By Yuval Bachar, Principal Engineer, Data Center Architecture at LinkedIn & President and Chairman of the Board at Open19 Foundation
The Illusion of Speed Leaping
If we look at the transition for 40G to 100G it took the industry about 4-5 years to make 25G/50G/100G the dominating networking technology, while in a lot of cases the 40G system have not been upgraded to 100G yet but in most location if you start a new network design it will be with the 25G/50G/100G train and not the 10G/40G train which is trending down and will trend down for the next 3-4 years. This transformation gave us 2.5x capacity and bandwidth jump, it took the industry 4-5 years. Why does it take so long?
The Upgrade Cycle
What does it take to do a network ports speed upgrade? It starts from a real need that even in best cases takes a cycle of 2-3 years to require doubling the port speed, we should not mix scale out and a speed multipliers need. While most of the technologies will try and push the biggest technology leaps, having the need first is usually a base requirement to push a speed leap. Next, we need the switching engines to enable us to step to the next level followed by system design and validation and lastly the required optical and copper signaling technology to enable that leap for end to end transformation. Silicon cycles are best case two years cycles followed by a 6-12 month of systems qualification and about 12 -18 months optics integration and qualification. Building a 4 years cycle between technology readiness for deployments, and now we are back to the actual need to be in place... With the technology and need in place, each one of the mega data center operator needs to deal with upgrades of millions of ports investing hundreds of millions of dollars in that upgrade, on top of the investment in scale out growth, how often we want that leap cycle or brand new technology?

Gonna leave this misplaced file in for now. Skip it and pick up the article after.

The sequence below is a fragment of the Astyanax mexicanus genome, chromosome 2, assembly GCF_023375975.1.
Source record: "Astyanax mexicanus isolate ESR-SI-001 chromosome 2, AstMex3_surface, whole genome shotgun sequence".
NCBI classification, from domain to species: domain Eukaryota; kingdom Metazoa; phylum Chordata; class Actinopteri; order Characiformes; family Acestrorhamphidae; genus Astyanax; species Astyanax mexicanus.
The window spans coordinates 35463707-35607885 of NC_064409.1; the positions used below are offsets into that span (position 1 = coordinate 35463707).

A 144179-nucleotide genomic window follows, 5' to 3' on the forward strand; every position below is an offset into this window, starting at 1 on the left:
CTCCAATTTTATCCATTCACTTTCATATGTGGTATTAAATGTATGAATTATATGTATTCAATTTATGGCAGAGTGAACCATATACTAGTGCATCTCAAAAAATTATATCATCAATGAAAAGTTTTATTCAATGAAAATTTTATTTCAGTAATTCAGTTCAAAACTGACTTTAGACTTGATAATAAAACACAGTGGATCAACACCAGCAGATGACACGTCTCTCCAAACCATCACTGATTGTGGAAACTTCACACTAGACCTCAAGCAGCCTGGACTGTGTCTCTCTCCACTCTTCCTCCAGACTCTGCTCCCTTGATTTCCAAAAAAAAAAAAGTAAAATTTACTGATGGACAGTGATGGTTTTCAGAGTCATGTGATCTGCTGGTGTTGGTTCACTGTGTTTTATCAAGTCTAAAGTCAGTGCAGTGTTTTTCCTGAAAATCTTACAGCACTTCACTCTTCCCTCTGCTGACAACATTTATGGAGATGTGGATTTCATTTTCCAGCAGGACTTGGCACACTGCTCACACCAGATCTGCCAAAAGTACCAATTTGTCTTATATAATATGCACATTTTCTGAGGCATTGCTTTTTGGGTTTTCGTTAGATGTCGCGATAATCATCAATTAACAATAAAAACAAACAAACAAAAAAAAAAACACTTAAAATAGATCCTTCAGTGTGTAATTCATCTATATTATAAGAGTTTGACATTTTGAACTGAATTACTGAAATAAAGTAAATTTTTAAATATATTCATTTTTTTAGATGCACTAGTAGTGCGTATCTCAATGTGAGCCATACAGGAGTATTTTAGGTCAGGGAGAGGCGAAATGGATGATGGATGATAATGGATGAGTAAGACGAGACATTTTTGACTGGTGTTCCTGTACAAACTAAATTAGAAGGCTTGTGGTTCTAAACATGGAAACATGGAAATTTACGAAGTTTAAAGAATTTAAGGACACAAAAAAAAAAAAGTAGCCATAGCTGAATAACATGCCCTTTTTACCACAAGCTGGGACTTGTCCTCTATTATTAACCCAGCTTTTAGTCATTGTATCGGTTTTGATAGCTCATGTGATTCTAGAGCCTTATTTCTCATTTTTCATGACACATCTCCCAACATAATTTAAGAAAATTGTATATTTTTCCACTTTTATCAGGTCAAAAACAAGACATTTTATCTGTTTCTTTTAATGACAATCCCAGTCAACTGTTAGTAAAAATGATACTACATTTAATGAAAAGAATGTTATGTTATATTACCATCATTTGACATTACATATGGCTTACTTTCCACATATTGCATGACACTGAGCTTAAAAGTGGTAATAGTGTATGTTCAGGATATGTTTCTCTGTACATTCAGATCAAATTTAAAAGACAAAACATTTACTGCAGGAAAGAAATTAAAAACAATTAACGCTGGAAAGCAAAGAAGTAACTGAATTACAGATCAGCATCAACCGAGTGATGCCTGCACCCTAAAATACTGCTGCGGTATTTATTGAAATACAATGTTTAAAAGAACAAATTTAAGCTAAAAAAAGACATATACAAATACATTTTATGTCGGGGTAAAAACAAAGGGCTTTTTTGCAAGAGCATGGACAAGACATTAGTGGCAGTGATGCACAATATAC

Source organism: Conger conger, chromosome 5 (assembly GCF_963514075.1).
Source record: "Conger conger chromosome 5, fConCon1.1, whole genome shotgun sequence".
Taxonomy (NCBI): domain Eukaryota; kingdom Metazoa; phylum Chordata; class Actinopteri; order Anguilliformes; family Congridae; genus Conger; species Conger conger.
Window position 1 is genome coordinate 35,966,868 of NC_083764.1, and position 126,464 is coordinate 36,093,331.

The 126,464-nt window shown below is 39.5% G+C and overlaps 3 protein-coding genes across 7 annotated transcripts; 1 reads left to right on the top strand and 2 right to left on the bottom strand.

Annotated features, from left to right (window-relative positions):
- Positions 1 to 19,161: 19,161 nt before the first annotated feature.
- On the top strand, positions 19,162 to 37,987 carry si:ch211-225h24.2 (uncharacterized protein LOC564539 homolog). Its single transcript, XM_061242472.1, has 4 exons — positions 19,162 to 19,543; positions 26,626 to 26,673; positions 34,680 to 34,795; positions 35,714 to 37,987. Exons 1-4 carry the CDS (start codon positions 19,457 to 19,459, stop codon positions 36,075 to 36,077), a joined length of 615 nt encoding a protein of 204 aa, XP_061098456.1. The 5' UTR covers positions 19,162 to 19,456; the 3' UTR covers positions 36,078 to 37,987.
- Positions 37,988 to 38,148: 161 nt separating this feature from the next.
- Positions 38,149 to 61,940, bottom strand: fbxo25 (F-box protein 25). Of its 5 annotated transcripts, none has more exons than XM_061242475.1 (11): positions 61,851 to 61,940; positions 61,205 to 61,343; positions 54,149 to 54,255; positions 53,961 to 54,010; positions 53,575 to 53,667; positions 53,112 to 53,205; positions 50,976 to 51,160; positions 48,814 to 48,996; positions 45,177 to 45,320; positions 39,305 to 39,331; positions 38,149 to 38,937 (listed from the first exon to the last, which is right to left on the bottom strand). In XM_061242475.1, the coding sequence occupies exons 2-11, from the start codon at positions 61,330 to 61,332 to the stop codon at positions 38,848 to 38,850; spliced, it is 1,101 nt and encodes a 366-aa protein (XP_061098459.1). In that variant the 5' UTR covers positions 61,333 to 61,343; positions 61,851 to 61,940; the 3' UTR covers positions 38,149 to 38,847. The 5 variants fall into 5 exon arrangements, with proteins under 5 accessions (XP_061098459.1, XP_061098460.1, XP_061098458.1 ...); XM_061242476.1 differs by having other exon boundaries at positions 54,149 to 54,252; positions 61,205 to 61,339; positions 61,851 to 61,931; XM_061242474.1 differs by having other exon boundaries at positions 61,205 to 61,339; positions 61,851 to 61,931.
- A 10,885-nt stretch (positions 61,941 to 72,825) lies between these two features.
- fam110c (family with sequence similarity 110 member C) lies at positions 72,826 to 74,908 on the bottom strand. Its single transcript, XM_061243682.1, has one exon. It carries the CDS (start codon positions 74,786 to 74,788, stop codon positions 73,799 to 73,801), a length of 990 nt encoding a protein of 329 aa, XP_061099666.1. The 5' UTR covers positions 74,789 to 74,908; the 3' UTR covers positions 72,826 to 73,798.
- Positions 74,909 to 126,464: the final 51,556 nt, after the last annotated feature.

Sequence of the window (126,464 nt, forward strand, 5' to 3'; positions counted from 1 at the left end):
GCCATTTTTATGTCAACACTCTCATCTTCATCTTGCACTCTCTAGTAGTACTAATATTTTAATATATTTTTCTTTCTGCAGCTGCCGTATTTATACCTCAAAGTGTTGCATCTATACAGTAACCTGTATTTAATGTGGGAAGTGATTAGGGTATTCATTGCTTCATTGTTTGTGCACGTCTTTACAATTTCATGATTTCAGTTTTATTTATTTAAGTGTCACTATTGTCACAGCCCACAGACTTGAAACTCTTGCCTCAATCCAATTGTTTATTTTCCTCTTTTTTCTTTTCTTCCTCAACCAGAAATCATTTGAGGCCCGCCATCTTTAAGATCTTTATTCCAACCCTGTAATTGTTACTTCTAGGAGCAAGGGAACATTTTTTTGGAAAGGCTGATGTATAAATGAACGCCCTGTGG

Do We Need Another 4x Leap Now?
While some of the industry mega operators are pushing for an immediate 400G step leveraging the 6.4T and 12.8T emerging silicon, do we need it now? or are we going to churn the whole industry for a technology that will not be available or mature for us for 3-4 years for mass deployment? If we break down the schedule in the industry and the cycle to stabilization, specifically how we push the optical modules suppliers, we will see that we need to be more conscience about our demands. Let's look deeper at the sub components technology and timing.
Switching engines: 6.4T switches are available now or will be available in the next few months, however all of these switching engines are based on 25G NRZ signaling and we will not see any solution for 50G PAM4 in stable, production ready state for another 12 months.
Optical modules and form factor: 25G signaling technology for the optical modules electrical side are all available, proven and being commoditized with the huge 100G volumes ramping this year. We need to leverage this technology for at least 18-24 months not forcing a signaling change now, with 25G signaling and a x8 form factor (OSFP or QSFP-DD) creating a high-density cost effective 100G solution will have a simple direct path and will enable a 2x growth on the same footprint. 50G PAM4 ICs for optical modules are just emerging now, historically it takes a significant amount of time to stabilize these ICs and create a fully integrated production modules out of them.